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Editor: C. E. Beneš

This book provides the first English translation of the Chronicle of the city of Genoa by the thirteenth-century Dominican Jacopo da Varagine (also known as Jacobus de Voragine). While Jacopo is better known for his monumental compilation of saints’ lives, the Golden legend, his lesser known Chronicle of Genoa exemplifies the important medieval genre of the civic chronicle. The work mixes scholarly research about the city’s origins with narrative accounts based on Genoese archival sources, more didactic and moral reflections on the proper conduct of public and private life, and personal accounts of Jacopo’s own experience as archbishop of Genoa from 1292 until his death in 1298. Divided into twelve parts, the work covers the history of Genoa from its ancient origins up to Jacopo’s own day. Jacopo’s first-hand accounts of events in which he himself participated—such as the great civic reconciliation of 1295, over which he himself presided—provide a valuable contrast to the more scholarly and didactic sections of the work. Together they form an integrated, coherent approach to urban history, which illustrates some of the most important styles of historiography in the Middle Ages.

E.A. Jones

place for her support had fallen through at the last moment. Translated from the Latin entry in the register of memoranda of John Dalderby, bishop of Lincoln 1300–20: Lincolnshire Archives, Episcopal Register 3, fol. 10r. In favour of Agnes de Littlemore, laysister of the house of Marlow. John [Dalderby] etc. to his beloved daughters in Christ the prioress and nuns of Marlow, [wishing

in Hermits and anchorites in England, 1200–1550
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C. E. Beneš

's wealth of archival documentation, much of which is still unexplored. 9 Hence the abyss between the well-known and extensively analysed GL and the much less well studied career of its author. A few efforts over the years have attempted to bring the two back into alignment. In 1935, E.C. Richardson published two volumes of Materials for a life of Jacopo da Varagine , without ever actually writing the

in Jacopo Da Varagine’s Chronicle of the city of Genoa
E.A. Jones

Modernised from English documents in the archives of St John’s College, Cambridge. (i) is from the account of the clerk of the works at Collyweston for 1505, SJCA/D91/13, p. 89; (ii)–(iv) are from the account of the cofferer (or treasurer) for 1505, SJCA/D91/20, pp. 156, 179, 183, 184; (v) is from the account of the same for 1506, SJCA/D91/21, p. 30. (i) Payments made the Saturday the 12 day of October [1505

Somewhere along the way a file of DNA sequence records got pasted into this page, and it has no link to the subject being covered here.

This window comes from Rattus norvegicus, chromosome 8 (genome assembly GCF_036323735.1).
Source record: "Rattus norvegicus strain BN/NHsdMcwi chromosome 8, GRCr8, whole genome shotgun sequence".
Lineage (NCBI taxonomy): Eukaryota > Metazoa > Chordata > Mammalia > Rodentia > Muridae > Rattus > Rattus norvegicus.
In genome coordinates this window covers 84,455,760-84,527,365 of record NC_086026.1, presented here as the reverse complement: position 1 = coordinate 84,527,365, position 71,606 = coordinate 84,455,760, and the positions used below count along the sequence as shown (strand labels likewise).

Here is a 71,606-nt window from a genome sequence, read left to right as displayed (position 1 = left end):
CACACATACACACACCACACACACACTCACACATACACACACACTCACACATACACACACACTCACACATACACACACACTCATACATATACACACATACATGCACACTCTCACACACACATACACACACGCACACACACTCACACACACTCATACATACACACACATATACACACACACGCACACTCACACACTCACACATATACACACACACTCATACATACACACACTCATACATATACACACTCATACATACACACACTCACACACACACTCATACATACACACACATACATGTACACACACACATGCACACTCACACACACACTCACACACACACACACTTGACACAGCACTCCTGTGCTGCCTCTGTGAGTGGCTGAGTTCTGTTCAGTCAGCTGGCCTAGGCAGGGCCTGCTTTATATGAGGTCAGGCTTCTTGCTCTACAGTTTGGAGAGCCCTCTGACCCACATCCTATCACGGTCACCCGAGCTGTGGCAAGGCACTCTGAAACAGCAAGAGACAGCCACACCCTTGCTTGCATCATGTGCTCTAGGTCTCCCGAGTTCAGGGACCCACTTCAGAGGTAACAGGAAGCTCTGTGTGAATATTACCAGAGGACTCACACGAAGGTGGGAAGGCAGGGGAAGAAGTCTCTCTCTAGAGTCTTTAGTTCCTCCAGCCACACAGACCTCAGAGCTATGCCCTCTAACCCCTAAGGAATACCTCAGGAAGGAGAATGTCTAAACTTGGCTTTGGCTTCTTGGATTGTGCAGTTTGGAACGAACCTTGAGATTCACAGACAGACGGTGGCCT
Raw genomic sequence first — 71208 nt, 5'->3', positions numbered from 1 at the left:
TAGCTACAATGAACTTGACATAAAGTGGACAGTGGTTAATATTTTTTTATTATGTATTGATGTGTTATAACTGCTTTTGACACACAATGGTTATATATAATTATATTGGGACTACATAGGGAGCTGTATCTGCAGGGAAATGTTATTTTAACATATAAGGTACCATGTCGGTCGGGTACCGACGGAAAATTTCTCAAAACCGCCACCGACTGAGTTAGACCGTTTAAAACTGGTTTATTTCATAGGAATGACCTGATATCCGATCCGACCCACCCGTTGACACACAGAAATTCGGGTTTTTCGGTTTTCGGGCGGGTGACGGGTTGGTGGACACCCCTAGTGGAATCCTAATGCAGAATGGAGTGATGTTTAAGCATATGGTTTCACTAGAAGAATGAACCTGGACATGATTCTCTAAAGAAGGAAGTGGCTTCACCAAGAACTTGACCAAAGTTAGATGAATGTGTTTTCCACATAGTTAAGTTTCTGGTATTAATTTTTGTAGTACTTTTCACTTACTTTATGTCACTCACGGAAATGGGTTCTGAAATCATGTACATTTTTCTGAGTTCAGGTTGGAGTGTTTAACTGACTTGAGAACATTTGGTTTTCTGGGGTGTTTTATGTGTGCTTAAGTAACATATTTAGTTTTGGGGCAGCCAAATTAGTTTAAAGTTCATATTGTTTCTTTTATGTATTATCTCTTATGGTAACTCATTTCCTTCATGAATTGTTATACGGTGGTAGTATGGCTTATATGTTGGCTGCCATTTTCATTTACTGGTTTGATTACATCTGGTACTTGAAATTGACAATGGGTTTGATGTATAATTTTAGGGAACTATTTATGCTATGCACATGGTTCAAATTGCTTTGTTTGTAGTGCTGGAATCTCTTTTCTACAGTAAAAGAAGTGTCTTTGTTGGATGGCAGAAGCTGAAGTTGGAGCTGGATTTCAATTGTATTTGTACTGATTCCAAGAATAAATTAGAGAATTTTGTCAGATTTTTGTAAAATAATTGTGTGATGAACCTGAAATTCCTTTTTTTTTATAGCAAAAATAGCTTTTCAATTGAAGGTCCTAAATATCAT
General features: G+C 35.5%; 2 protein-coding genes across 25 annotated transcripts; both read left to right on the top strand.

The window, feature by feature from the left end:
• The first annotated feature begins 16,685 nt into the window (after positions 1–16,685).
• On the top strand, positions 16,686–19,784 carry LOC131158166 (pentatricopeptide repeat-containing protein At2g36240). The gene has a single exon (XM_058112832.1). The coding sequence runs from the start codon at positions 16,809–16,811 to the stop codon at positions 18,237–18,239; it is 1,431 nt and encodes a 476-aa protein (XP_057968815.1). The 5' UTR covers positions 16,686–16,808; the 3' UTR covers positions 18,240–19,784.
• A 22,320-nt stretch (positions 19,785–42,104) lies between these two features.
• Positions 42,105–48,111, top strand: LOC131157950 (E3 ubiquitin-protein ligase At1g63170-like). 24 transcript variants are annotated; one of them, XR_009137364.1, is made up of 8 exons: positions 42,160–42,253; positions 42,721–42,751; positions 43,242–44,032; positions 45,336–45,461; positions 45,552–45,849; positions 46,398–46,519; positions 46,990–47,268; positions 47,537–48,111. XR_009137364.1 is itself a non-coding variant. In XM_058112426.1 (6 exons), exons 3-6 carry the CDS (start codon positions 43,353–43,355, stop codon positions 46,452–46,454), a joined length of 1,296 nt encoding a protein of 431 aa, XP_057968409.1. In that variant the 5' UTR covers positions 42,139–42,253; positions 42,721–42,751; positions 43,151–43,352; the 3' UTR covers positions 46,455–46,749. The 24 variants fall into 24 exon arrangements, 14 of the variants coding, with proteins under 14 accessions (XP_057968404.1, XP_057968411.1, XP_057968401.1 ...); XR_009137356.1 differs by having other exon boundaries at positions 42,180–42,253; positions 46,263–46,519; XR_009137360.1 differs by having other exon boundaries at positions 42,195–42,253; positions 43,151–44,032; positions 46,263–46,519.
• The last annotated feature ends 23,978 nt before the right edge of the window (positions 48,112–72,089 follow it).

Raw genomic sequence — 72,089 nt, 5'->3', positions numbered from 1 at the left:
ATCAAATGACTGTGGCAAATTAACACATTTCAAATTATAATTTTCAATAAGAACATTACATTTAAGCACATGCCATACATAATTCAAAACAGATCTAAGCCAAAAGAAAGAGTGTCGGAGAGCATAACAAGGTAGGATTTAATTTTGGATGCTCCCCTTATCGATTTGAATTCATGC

in Hermits and anchorites in England, 1200–1550
E.A. Jones

Perules, had been the victim of a disastrous fire in which he had lost everything. This is the only record we have of Perules, but the indulgence in his favour evidently had the desired effect: another hermit is recorded here later in the fifteenth century, and the site was still in use in the sixteenth. 28 Translated from the Latin of the register of Thomas Langley: Durham University, Durham Cathedral Archive, Reg. Lang. fol. 217

in Hermits and anchorites in England, 1200–1550
E.A. Jones

. Translated from the Latin, Lincolnshire Archives Office, Formulary 2, fol. 5r. Letters testimonial on the profession of a hermit according to the Rule of St Paul To all the sons of holy Mother Church to whom these present letters shall come, William [Alnwick, 1436–50], by divine permission bishop of Lincoln, greetings in the Saviour of all. By these letters, we give notice to you all that the reverend

in Hermits and anchorites in England, 1200–1550
E.A. Jones

the hermits in [ 37 ]) he worked on the road and collected pavage towards his support. 31 A century later, the hermitage seems to have fallen into less worthy hands. (i) is translated from the Latin entry in the Chester sheriffs’ book, Cheshire Archives and Local Studies ZSB 1, fol. 122r; (ii) is translated from the Latin of TNA CHES 2/129, m.1. (i) Item the aforesaid jury on the Monday after the

in Hermits and anchorites in England, 1200–1550
E.A. Jones

Aldermen of the City of London, Repertory 5’: London Metropolitan Archives COL/CA/01/01/005, fol. 228r; (ii) is from a seventeenth-century transcript excerpted from the vicar general’s register, Bodleian Library, Oxford, MS Tanner 176, fol. 132v; the vow is originally in English and the date clause in Latin. (i) 25 Sept. 1521 At the court of Aldermen came a woman which on Sunday next should be professed an

in Hermits and anchorites in England, 1200–1550
Abstract only
E.A. Jones

rector of Old Romney in 1560. He was dead by 1565. 22 William Tailer’s will (i) is modernised from the English (and the brief note of probate at the end translated from the Latin) in Kent Archives and Local History Service DCb/PRC17/20/30; the entry from the chantry certificate (ii) is modernised from the English in Kent Chantries , edited by Arthur Hussey, Kent Archaeological Society 12 (1936), pp. 261

in Hermits and anchorites in England, 1200–1550
Abstract only

, explains this archival void. Records of these two Cambridge guilds survived in the archive of the academic college to which, by a deliberate decision, they gave rise. The Cambridge guild of St Mary was founded before 1298; that of Corpus Christi before 1350. In the early 1350s the two guilds joined forces, and in 1352 the brothers and sisters of the amalgamated guild used this society as the means to found a new

in Towns in medieval England